Joss Whedon Interviews (With Links :)
Somebody’s putting these interviews (plus a few others) between covers and calling it a book. The title is “Joss Whedon: Conversations,” and the editors are David Lavery and Cynthia Burkhead. The publisher, University Press of Mississippi, puts out a lot of these “Conversations” books, selling clothbound volumes for $50 a pop. Yes, fifty–$50–dollars.
Enjoy reading these interviews free.
Kim Werker Interview, “On Crafts and Craftiness,” crochetme.com
Tasha Robinson interview, The Onion AV Club.
Joss Whedon Answers 100 Questions, SFX Magazine.
Roger Ash interview, Editor of Westfield Comics.
James Longworth interview, from Volume Two of TV Creators: Conversations with America’s Top Producers of Television Drama. (Google Books has a preview on line which features a lot, but not all, of the interview.)
Must-See Metaphysics by Emily Nussbaum, New York Times.
10 Questions for Joss Whedon, New York Times.
Laura Miller Interview, Salon.
Jim Kozak Interview, In Focus.
Thomas Leupp Interview, JoBlo.com.
Daniel Robert Epstein Interview, Suicide Girls.
Mike Russell Interview, CulturePulp.
Joy Press Interview, Salon.
Other Great Purple Conversational Fests You Can Read for Free
Joss Whedon: The Definitive EW Interview, insidetv.ew.com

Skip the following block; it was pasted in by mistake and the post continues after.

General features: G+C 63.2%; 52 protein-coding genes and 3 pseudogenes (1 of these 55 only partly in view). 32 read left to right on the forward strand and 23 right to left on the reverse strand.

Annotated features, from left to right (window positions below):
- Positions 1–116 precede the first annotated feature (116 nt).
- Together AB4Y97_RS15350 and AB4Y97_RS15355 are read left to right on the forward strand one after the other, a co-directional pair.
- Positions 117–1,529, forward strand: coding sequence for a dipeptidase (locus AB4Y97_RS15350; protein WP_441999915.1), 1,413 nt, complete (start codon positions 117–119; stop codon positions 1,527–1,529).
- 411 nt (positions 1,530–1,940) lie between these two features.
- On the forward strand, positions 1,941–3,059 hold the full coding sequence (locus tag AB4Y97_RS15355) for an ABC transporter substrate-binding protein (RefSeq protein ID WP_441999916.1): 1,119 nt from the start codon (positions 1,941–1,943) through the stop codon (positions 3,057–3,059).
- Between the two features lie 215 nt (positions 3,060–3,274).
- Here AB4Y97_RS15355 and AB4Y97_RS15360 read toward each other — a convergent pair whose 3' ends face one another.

Tavi Gevinson interview, Rookie
Ken P. Interview, IGN.
Sheerly Avni Interview, Mother Jones.
Her Face Was Nothing But Red, Whedonesque. This list cannot *not* have Joss Whedon on the death of Dua Khalil.
And Another Tasha Robinson interview, The Onion AV Club.
Guardian UK: To whom would you most like to say sorry, and why? “My wife, for not knowing how to live as abundantly as she does.”
Wired interviews Joss about writing. And Dollhouse: “Well the fans, bless their hearts, were all going, ‘We’re sure that it’s good, it’s Joss, we trust him. Maybe we’re missing how it’s good.’ It was very sweet. And it does have fans. In fact, just the other night I saw a clip from it, and I was like, ‘Oh wait a minute, this show meant a lot to me and is meaningful and beautiful.’” But mostly writing. And other neat stuff, such as: “The show was on some level supposed to be a celebration of human perversion, because perversion, like obsession, is the thing that makes people passionate and interesting and worthy. And people who are nothing, like Echo and the other dolls, are learning to be someone. And part of learning to be someone is learning to be someone that nobody else wants to be.”
One of the book’s editors posted.
I submitted this comment as a reply:
Hi, I’m Pointy on Whedonesque.
Here are my concerns:
1. You’re making money (not “in advance,” but if the bo0k sells) off Joss Whedon’s words–off his witty, thoughtful, insightful comments about his work. Is Joss Whedon going to be making money off these words of his, too?
2. You’re charging for things that I and anyone can read free of charge. Not all of the interviews, but most of them, are available online. Links are available here: . . . Do you think students or libraries should pay for interviews they can access online without charge? Did you pay to read these interviews?
ETA Well, a day has passed, and no answer. Some observations.